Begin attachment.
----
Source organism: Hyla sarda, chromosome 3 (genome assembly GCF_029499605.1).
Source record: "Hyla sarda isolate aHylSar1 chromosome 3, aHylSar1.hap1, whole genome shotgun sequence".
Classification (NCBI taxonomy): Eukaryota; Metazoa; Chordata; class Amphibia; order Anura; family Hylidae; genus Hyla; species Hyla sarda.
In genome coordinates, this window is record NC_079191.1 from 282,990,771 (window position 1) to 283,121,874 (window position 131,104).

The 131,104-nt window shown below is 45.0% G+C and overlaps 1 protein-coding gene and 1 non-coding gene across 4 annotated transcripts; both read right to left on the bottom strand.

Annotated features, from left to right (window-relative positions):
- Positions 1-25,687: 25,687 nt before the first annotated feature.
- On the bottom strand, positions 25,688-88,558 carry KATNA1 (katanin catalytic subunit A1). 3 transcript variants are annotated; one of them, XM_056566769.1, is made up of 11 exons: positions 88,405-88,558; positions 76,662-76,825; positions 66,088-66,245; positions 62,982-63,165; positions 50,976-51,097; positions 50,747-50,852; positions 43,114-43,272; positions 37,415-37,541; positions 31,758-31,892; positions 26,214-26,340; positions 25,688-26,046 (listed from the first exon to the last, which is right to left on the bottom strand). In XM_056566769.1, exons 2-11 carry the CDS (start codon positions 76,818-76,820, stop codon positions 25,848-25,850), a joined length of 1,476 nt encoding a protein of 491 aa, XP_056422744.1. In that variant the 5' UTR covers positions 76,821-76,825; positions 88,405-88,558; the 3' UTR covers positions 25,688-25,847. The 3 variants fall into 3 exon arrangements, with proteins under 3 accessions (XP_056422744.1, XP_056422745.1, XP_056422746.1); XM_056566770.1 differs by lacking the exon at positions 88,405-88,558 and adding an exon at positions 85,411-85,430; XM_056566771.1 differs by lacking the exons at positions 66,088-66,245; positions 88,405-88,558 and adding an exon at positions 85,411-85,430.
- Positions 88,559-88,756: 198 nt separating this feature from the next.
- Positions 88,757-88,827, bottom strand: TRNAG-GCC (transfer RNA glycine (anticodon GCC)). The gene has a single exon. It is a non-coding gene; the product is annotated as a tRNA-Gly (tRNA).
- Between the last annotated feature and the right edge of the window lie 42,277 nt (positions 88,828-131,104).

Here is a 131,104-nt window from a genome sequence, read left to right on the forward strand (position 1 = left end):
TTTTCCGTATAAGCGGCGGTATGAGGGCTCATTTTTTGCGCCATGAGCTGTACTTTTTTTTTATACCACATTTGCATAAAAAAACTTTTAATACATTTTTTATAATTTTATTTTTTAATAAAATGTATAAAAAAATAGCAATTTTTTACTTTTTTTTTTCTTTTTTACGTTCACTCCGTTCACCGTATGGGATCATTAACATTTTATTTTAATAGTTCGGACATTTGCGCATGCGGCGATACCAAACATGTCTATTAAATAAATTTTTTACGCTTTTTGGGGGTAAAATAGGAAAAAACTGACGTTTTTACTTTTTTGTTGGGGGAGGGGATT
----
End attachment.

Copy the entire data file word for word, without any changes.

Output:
Source organism: Hyla sarda, chromosome 3 (genome assembly GCF_029499605.1).
Source record: "Hyla sarda isolate aHylSar1 chromosome 3, aHylSar1.hap1, whole genome shotgun sequence".
Classification (NCBI taxonomy): Eukaryota; Metazoa; Chordata; class Amphibia; order Anura; family Hylidae; genus Hyla; species Hyla sarda.
In genome coordinates, this window is record NC_079191.1 from 282,990,771 (window position 1) to 283,121,874 (window position 131,104).

The 131,104-nt window shown below is 45.0% G+C and overlaps 1 protein-coding gene and 1 non-coding gene across 4 annotated transcripts; both read right to left on the bottom strand.

Annotated features, from left to right (window-relative positions):
- Positions 1-25,687: 25,687 nt before the first annotated feature.
- On the bottom strand, positions 25,688-88,558 carry KATNA1 (katanin catalytic subunit A1). 3 transcript variants are annotated; one of them, XM_056566769.1, is made up of 11 exons: positions 88,405-88,558; positions 76,662-76,825; positions 66,088-66,245; positions 62,982-63,165; positions 50,976-51,097; positions 50,747-50,852; positions 43,114-43,272; positions 37,415-37,541; positions 31,758-31,892; positions 26,214-26,340; positions 25,688-26,046 (listed from the first exon to the last, which is right to left on the bottom strand). In XM_056566769.1, exons 2-11 carry the CDS (start codon positions 76,818-76,820, stop codon positions 25,848-25,850), a joined length of 1,476 nt encoding a protein of 491 aa, XP_056422744.1. In that variant the 5' UTR covers positions 76,821-76,825; positions 88,405-88,558; the 3' UTR covers positions 25,688-25,847. The 3 variants fall into 3 exon arrangements, with proteins under 3 accessions (XP_056422744.1, XP_056422745.1, XP_056422746.1); XM_056566770.1 differs by lacking the exon at positions 88,405-88,558 and adding an exon at positions 85,411-85,430; XM_056566771.1 differs by lacking the exons at positions 66,088-66,245; positions 88,405-88,558 and adding an exon at positions 85,411-85,430.
- Positions 88,559-88,756: 198 nt separating this feature from the next.
- Positions 88,757-88,827, bottom strand: TRNAG-GCC (transfer RNA glycine (anticodon GCC)). The gene has a single exon. It is a non-coding gene; the product is annotated as a tRNA-Gly (tRNA).
- Between the last annotated feature and the right edge of the window lie 42,277 nt (positions 88,828-131,104).

Here is a 131,104-nt window from a genome sequence, read left to right on the forward strand (position 1 = left end):
TTTTCCGTATAAGCGGCGGTATGAGGGCTCATTTTTTGCGCCATGAGCTGTACTTTTTTTTTATACCACATTTGCATAAAAAAACTTTTAATACATTTTTTATAATTTTATTTTTTAATAAAATGTATAAAAAAATAGCAATTTTTTACTTTTTTTTTTCTTTTTTACGTTCACTCCGTTCACCGTATGGGATCATTAACATTTTATTTTAATAGTTCGGACATTTGCGCATGCGGCGATACCAAACATGTCTATTAAATAAATTTTTTACGCTTTTTGGGGGTAAAATAGGAAAAAACTGACGTTTTTACTTTTTTGTTGGGGGAGGGGATT